Colloquium: March 11th

Title: "Kant on Cosmological Unity and the Unity of Space"

Speaker: Dai Heide (Simon Fraser University)

Friday, March 11th at 2:30pm CLE A203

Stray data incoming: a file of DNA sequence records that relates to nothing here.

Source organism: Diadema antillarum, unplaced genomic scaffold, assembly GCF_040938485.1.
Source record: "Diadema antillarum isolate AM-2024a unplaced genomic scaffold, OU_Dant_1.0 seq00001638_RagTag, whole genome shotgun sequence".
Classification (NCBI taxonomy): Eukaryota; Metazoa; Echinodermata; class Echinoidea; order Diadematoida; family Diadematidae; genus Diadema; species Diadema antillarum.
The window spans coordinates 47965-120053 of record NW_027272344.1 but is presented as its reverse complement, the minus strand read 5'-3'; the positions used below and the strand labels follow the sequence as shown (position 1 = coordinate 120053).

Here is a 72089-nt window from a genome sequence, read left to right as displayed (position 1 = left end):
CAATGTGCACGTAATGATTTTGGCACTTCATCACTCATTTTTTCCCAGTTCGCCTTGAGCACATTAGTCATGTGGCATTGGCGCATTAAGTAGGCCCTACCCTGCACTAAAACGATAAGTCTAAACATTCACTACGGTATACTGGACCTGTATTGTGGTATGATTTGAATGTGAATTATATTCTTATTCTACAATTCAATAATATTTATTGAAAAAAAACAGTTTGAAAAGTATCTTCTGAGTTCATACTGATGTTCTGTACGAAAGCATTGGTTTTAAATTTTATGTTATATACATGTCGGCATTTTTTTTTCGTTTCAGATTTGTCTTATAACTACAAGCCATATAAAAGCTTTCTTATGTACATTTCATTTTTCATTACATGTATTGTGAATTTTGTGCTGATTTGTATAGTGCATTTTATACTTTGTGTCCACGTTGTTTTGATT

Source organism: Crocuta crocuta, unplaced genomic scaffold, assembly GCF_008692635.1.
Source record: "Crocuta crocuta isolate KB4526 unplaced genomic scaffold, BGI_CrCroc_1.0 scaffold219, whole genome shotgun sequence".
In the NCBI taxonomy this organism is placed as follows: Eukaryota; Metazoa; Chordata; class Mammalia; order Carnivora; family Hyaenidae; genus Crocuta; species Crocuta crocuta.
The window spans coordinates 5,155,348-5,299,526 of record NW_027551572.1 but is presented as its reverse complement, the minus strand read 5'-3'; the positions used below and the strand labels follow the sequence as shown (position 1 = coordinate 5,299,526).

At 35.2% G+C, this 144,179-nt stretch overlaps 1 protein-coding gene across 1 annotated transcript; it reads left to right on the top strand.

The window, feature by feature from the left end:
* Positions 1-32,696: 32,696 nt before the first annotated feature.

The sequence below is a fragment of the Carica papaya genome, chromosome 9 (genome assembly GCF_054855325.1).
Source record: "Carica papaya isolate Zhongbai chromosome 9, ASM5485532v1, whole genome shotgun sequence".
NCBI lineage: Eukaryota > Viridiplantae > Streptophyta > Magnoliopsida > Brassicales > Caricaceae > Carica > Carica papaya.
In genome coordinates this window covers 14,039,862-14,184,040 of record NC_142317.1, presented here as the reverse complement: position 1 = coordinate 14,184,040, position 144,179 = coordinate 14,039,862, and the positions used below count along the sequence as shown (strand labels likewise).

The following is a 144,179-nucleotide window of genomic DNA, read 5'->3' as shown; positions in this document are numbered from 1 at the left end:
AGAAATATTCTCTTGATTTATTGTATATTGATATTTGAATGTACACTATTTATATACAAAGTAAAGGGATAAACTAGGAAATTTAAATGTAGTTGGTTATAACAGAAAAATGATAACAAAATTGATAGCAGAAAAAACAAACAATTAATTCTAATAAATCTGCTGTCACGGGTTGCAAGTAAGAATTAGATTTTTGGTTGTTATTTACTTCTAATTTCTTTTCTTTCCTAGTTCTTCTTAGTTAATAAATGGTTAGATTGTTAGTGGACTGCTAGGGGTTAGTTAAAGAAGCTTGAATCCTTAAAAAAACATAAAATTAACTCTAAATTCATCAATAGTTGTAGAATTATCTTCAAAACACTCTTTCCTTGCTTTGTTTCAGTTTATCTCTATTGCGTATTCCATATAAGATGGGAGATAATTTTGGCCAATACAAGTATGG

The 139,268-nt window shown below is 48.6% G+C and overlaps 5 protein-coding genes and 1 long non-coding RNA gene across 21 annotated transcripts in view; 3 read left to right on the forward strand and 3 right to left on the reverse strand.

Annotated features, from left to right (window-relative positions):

From at least 1770 onwards, Kant holds that space is a singular unity. This means, in part, that any two places, or regions of space, are parts of a larger space that encompasses them. Kant often asserts this claim without obvious justification; commentators are accordingly divided over what justification, if any, Kant provides for this claim. One camp holds that the unity of space is simply given in a non-conceptual intuition of space. Another holds that the unity of space is the product of the subject’s conceptually guided synthesis of the sensory manifold. I argue that Kant has a distinct justification for his claim that space is a singular unity. Specifically, I argue that unity of space is grounded in Kant’s commitment to an anti-Leibnizian cosmology according to which fundamental substances (“noumena” in Kant’s terminology) must stand in relations of mutual interaction in order to constitute a world. Since Kant holds that human subjects are, in themselves, noumena (and thus subject to the requirement that they stand in interactive relations with other noumenal subjects), and since he holds that space is the subject’s form of “receptivity” to other beings, the requirement that mutually interacting noumena constitute a single unified world entails that the subject’s form of receptivity to other existents reflects or “represents” this condition. Thus, for Kant, the unity of space is not fundamentally grounded in the subject’s intellectual activity in relation to the subject’s sensible manifold, nor is it merely a brute given; rather, the unity of the subject’s spatial manifold is grounded in a cosmological condition upon the unity of the created world at the most fundamental level. While this interpretation will be controversial, I defend it from several potential objections, including the objection that it violates Kant’s commitment to epistemic humility regarding things in themselves.